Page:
Plan your route around quiet streets and interesting places. There are lots of great places to ride in and around the city. Being on a bicycle means that you can use cycle paths and traffic-free routes as well as the road network! Browse our Bike Map and Routes resources to find popular routes near you.
When planning your route consider distance, traffic volume, road width/condition and terrain. Choose a route that suits your level of experience and preferred riding style (a fast paced commute or a lazy Sunday cruise). Browse our Bike Map and Routes resources to find the best routes near you from popular city and commuter routes to traffic free family-friendly routes. If you would like some help to planning your route, please give us a shout.
It is best to choose:
- Quiet roads or roads with low speed limits. Some of these routes may be a bit longer but are much more pleasant and safer to ride.
- Cycle paths and traffic-free routes
- Parks and open spaces that allow cycling. These routes are traffic free and shared by walkers, cyclists and sometimes horse riders.
It is best to avoid:
- Very busy roads or narrow, twisty roads without a yellow line (road shoulder).
- In South African it is illegal to cycle on pedestrian-only pavements, freeways (like the M3, M5, N1 and N2 in and near Cape Town), and roads which are specifically closed to bicycles.
- High crime areas. Unfortunately robberies and hijackings of cyclists on urban roads and mountain trails are on the rise. Always check before hand if the route you are planning is flagged as a high crime area. When cycling in isolated or dangerous areas, travel with a group of cyclists to reduce the risk of crime.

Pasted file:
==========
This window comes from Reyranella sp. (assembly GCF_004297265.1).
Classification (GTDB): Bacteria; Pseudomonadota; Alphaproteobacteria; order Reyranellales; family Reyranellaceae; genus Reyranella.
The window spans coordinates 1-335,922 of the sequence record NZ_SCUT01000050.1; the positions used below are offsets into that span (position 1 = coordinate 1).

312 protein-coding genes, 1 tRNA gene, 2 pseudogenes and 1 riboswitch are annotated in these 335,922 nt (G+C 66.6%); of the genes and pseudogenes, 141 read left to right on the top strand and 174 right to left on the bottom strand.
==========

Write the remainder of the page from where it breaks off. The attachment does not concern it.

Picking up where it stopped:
Once you’ve planned your route, do a practice run on the weekend when the roads are quieter so you’ll be confident and less stressed on Monday morning.
Join one of our free urban bicycling group rides – it’s the perfect way to build confidence and learn quick, safe cycle routes in and around the city and suburbs. Plus the rides are a whole lot of fun, with pit stops for coffee too!
Find friends, neighbors or co-workers who have a similar commute route and start riding together. Map your route and share it and start or join a Bike Bus (group commute) in your area. Cycling in a group is social and fun and much safer than cycling alone. Motorists have an easier time spotting groups of cyclists and riding together reduces the risk crime.
If you’re planning to go on a long ride or riding alone, it’s a good idea to carry your emergency details with you and let someone know where you’re going (which route you will be taking and when you expect to be back). Carry identification, contact and medical aid details with you, if applicable. Programme the details of your next-of-kin into your cellphone under ICE (In Case of Emergency). That way of you are involved in a crash, someone will come looking for you.